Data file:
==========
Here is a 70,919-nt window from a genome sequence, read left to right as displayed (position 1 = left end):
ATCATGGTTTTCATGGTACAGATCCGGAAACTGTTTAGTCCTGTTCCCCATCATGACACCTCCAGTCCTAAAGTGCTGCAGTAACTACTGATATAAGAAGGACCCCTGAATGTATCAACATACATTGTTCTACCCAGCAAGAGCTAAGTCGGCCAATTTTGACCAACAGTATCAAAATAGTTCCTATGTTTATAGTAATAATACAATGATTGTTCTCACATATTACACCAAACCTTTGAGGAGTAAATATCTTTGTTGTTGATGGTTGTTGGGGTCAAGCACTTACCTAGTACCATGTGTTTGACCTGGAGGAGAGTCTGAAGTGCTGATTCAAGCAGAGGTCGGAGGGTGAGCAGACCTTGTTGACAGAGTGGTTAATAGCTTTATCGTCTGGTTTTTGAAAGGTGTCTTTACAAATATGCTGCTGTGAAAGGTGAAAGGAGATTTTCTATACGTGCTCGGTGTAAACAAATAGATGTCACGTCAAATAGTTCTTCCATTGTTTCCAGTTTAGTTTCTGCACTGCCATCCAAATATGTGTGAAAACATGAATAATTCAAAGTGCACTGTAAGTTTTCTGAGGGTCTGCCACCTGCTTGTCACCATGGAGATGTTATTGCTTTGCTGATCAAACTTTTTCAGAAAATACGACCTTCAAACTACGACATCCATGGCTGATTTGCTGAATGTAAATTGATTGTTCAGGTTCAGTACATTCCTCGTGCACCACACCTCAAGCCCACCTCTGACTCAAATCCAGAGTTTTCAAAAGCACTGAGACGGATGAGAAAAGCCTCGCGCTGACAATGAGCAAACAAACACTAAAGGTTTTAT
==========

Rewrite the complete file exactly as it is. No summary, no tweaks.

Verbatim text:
Here is a 70,919-nt window from a genome sequence, read left to right as displayed (position 1 = left end):
ATCATGGTTTTCATGGTACAGATCCGGAAACTGTTTAGTCCTGTTCCCCATCATGACACCTCCAGTCCTAAAGTGCTGCAGTAACTACTGATATAAGAAGGACCCCTGAATGTATCAACATACATTGTTCTACCCAGCAAGAGCTAAGTCGGCCAATTTTGACCAACAGTATCAAAATAGTTCCTATGTTTATAGTAATAATACAATGATTGTTCTCACATATTACACCAAACCTTTGAGGAGTAAATATCTTTGTTGTTGATGGTTGTTGGGGTCAAGCACTTACCTAGTACCATGTGTTTGACCTGGAGGAGAGTCTGAAGTGCTGATTCAAGCAGAGGTCGGAGGGTGAGCAGACCTTGTTGACAGAGTGGTTAATAGCTTTATCGTCTGGTTTTTGAAAGGTGTCTTTACAAATATGCTGCTGTGAAAGGTGAAAGGAGATTTTCTATACGTGCTCGGTGTAAACAAATAGATGTCACGTCAAATAGTTCTTCCATTGTTTCCAGTTTAGTTTCTGCACTGCCATCCAAATATGTGTGAAAACATGAATAATTCAAAGTGCACTGTAAGTTTTCTGAGGGTCTGCCACCTGCTTGTCACCATGGAGATGTTATTGCTTTGCTGATCAAACTTTTTCAGAAAATACGACCTTCAAACTACGACATCCATGGCTGATTTGCTGAATGTAAATTGATTGTTCAGGTTCAGTACATTCCTCGTGCACCACACCTCAAGCCCACCTCTGACTCAAATCCAGAGTTTTCAAAAGCACTGAGACGGATGAGAAAAGCCTCGCGCTGACAATGAGCAAACAAACACTAAAGGTTTTAT